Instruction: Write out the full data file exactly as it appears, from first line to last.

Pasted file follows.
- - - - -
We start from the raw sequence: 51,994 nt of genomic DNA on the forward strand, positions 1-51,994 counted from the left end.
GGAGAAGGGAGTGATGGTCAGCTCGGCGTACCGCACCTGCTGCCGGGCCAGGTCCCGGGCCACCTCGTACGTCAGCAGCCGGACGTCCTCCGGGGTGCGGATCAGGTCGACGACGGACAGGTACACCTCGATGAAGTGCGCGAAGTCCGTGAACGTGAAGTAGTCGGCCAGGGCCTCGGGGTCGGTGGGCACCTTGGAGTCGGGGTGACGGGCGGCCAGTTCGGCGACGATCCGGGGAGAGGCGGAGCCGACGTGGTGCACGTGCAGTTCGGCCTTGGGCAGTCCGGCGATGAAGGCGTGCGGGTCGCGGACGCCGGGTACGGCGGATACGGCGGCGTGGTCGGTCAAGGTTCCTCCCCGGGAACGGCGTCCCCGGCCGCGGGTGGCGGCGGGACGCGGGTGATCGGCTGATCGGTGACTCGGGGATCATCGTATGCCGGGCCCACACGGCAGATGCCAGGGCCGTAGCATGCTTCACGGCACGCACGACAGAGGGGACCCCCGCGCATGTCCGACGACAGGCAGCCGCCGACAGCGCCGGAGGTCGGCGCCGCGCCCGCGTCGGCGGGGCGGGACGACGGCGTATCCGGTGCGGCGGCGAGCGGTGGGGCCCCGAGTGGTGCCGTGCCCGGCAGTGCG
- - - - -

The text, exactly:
We start from the raw sequence: 51,994 nt of genomic DNA on the forward strand, positions 1-51,994 counted from the left end.
GGAGAAGGGAGTGATGGTCAGCTCGGCGTACCGCACCTGCTGCCGGGCCAGGTCCCGGGCCACCTCGTACGTCAGCAGCCGGACGTCCTCCGGGGTGCGGATCAGGTCGACGACGGACAGGTACACCTCGATGAAGTGCGCGAAGTCCGTGAACGTGAAGTAGTCGGCCAGGGCCTCGGGGTCGGTGGGCACCTTGGAGTCGGGGTGACGGGCGGCCAGTTCGGCGACGATCCGGGGAGAGGCGGAGCCGACGTGGTGCACGTGCAGTTCGGCCTTGGGCAGTCCGGCGATGAAGGCGTGCGGGTCGCGGACGCCGGGTACGGCGGATACGGCGGCGTGGTCGGTCAAGGTTCCTCCCCGGGAACGGCGTCCCCGGCCGCGGGTGGCGGCGGGACGCGGGTGATCGGCTGATCGGTGACTCGGGGATCATCGTATGCCGGGCCCACACGGCAGATGCCAGGGCCGTAGCATGCTTCACGGCACGCACGACAGAGGGGACCCCCGCGCATGTCCGACGACAGGCAGCCGCCGACAGCGCCGGAGGTCGGCGCCGCGCCCGCGTCGGCGGGGCGGGACGACGGCGTATCCGGTGCGGCGGCGAGCGGTGGGGCCCCGAGTGGTGCCGTGCCCGGCAGTGCG